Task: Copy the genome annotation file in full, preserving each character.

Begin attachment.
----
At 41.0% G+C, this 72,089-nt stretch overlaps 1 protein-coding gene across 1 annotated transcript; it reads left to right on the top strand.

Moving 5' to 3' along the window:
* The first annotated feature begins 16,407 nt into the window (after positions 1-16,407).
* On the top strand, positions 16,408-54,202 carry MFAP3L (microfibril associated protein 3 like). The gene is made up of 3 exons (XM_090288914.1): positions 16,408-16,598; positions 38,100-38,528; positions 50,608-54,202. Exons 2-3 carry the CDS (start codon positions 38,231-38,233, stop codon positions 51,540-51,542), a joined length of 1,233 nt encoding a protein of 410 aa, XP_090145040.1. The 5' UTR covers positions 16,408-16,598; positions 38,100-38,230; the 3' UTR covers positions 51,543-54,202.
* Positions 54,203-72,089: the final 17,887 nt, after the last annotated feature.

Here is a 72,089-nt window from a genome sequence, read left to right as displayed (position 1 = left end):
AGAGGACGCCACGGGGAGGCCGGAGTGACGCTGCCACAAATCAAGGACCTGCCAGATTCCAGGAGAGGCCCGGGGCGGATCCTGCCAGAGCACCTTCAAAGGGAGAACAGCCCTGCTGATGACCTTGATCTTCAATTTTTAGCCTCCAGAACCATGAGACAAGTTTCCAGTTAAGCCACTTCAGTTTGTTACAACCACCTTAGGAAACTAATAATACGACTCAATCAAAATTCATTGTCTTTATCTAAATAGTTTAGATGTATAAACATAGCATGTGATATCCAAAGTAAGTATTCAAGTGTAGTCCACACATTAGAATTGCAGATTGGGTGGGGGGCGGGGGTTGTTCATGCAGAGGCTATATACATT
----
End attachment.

At 41.0% G+C, this 72,089-nt stretch overlaps 1 protein-coding gene across 1 annotated transcript; it reads left to right on the top strand.

Moving 5' to 3' along the window:
* The first annotated feature begins 16,407 nt into the window (after positions 1-16,407).
* On the top strand, positions 16,408-54,202 carry MFAP3L (microfibril associated protein 3 like). The gene is made up of 3 exons (XM_090288914.1): positions 16,408-16,598; positions 38,100-38,528; positions 50,608-54,202. Exons 2-3 carry the CDS (start codon positions 38,231-38,233, stop codon positions 51,540-51,542), a joined length of 1,233 nt encoding a protein of 410 aa, XP_090145040.1. The 5' UTR covers positions 16,408-16,598; positions 38,100-38,230; the 3' UTR covers positions 51,543-54,202.
* Positions 54,203-72,089: the final 17,887 nt, after the last annotated feature.

Here is a 72,089-nt window from a genome sequence, read left to right as displayed (position 1 = left end):
AGAGGACGCCACGGGGAGGCCGGAGTGACGCTGCCACAAATCAAGGACCTGCCAGATTCCAGGAGAGGCCCGGGGCGGATCCTGCCAGAGCACCTTCAAAGGGAGAACAGCCCTGCTGATGACCTTGATCTTCAATTTTTAGCCTCCAGAACCATGAGACAAGTTTCCAGTTAAGCCACTTCAGTTTGTTACAACCACCTTAGGAAACTAATAATACGACTCAATCAAAATTCATTGTCTTTATCTAAATAGTTTAGATGTATAAACATAGCATGTGATATCCAAAGTAAGTATTCAAGTGTAGTCCACACATTAGAATTGCAGATTGGGTGGGGGGCGGGGGTTGTTCATGCAGAGGCTATATACATT